During a House Judiciary Committee hearing on Thursday, Rep. Trey Gowdy (R-SC) pleaded with Attorney General Rod Rosenstein to bring Special Counsel Robert Mueller’s investigation of the Trump campaign to a prompt conclusion, citing the purported damage it is doing the country.
“There’s an old saying that justice delayed is justice denied. I think right now all of us are being denied,” Gowdy said. “Whatever you got — finish it the hell up, because this country is being torn apart.”
Gowdy’s comments might be defensible in a vacuum. But when he was chair of the House Benghazi Committee, Gowdy oversaw an investigation of Hillary Clinton that lasted more than two years.
When it finally ended in the summer of 2016, Gowdy told the Washington Post he had no qualms about how long it dragged out because “my job is to report facts.” But Gowdy — who isn’t running for reelection — is now clearly motivated by a desire to protect his party’s president.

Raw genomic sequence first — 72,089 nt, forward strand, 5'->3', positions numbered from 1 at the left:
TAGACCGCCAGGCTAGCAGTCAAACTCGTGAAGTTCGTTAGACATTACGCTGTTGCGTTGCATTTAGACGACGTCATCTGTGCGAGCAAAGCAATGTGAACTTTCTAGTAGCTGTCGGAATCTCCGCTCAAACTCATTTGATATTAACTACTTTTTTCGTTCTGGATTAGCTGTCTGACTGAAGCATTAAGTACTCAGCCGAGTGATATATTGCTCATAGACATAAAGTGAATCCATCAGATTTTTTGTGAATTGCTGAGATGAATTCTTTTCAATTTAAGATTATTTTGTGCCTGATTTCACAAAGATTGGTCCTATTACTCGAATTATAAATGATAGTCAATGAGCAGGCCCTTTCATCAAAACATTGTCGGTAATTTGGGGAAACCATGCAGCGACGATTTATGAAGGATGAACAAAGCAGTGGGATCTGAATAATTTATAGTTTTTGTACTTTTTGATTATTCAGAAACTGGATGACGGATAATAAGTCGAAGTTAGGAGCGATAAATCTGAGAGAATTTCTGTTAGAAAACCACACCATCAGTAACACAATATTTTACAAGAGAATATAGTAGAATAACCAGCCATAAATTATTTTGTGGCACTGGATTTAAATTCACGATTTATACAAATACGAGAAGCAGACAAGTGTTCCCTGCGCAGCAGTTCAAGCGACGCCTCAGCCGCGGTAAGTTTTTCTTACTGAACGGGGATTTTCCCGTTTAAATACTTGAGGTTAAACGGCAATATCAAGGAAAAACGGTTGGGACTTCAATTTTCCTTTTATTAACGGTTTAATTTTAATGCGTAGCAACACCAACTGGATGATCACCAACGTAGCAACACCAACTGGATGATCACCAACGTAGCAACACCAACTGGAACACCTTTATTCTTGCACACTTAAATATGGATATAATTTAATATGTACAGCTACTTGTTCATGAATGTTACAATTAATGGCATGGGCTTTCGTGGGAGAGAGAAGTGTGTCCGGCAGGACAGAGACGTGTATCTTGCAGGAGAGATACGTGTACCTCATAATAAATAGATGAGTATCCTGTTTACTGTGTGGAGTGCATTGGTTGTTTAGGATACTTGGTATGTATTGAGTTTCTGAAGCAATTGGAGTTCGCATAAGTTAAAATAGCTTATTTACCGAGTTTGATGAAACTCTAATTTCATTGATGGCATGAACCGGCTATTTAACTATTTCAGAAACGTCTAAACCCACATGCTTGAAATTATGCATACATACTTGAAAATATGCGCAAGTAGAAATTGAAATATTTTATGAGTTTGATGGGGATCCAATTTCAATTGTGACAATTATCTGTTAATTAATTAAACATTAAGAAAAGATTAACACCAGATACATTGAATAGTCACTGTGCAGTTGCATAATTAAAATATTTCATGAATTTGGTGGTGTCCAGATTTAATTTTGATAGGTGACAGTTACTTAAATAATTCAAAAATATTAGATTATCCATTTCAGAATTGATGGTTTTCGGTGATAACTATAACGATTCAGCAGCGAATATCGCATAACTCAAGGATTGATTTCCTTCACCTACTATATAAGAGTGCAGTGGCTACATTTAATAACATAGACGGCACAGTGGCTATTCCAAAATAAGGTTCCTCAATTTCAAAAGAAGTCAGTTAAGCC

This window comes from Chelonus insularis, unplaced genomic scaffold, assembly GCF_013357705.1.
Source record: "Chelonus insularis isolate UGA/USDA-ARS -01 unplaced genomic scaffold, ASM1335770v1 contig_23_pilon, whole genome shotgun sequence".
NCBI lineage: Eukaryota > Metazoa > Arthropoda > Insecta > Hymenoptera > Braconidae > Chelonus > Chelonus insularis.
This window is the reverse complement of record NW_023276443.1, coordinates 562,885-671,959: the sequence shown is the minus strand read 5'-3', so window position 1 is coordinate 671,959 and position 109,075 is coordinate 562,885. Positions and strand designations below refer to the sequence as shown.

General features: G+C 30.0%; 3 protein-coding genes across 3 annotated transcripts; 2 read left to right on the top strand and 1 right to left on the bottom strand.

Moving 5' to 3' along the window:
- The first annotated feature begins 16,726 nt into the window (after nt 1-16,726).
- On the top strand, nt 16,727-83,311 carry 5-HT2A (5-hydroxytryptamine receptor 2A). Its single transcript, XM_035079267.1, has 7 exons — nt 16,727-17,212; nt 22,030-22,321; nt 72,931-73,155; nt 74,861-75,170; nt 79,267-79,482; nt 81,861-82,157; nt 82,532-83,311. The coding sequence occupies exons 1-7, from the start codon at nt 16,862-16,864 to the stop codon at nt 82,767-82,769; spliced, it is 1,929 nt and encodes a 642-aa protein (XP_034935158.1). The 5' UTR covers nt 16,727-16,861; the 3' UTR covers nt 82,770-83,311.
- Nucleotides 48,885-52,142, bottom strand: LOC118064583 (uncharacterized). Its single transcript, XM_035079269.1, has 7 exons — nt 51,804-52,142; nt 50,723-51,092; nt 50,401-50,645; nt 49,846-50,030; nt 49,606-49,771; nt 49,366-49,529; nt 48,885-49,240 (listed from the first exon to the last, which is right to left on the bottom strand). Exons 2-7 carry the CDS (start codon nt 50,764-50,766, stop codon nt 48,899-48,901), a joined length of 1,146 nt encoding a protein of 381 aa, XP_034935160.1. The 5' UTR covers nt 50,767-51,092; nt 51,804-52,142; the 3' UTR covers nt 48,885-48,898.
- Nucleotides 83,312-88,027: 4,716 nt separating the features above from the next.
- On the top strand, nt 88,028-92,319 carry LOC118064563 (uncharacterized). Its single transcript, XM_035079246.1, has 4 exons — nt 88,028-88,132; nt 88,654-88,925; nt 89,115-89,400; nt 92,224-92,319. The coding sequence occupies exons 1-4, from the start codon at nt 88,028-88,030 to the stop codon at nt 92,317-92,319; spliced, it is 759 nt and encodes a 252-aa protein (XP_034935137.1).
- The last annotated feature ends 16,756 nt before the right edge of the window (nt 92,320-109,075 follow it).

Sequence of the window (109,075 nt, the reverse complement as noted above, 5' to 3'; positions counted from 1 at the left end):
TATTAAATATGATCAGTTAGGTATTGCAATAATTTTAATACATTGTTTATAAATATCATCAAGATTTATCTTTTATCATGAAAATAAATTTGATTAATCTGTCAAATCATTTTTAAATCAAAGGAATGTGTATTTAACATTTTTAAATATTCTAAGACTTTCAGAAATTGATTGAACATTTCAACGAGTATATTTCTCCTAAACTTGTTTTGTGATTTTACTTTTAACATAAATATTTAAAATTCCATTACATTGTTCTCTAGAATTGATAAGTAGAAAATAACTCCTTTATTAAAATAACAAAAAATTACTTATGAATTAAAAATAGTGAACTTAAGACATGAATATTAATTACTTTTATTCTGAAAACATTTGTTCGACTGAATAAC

In 2016, Gowdy acknowledged his Benghazi investigation didn’t turn up much. From the Post:
Gowdy said there was new information unearthed by the investigation, which he said included interviews with 81 new witnesses and the review of 75,000 additional pages of documents. The most prominent witness was Clinton, who remained calm under a marathon grilling before the committee last October.
On the other hand, Mueller’s investigation — which has been going on about 13 months — has already indicted or secured guilty pleas from 20 people, including former Trump campaign chairman Paul Manafort and former Trump administration National Security Adviser Michael Flynn.
Later during the hearing, Rosenstein — who was appointed to his job by Trump — said he believes Mueller is working “as expeditiously as possible.”
“I don’t think it’s atypical at all. I believe that it’s being done as expeditiously as possible,” he said. “That was one of my goals in appointing someone I knew would be focused on the task, would not be distracted by other matters.”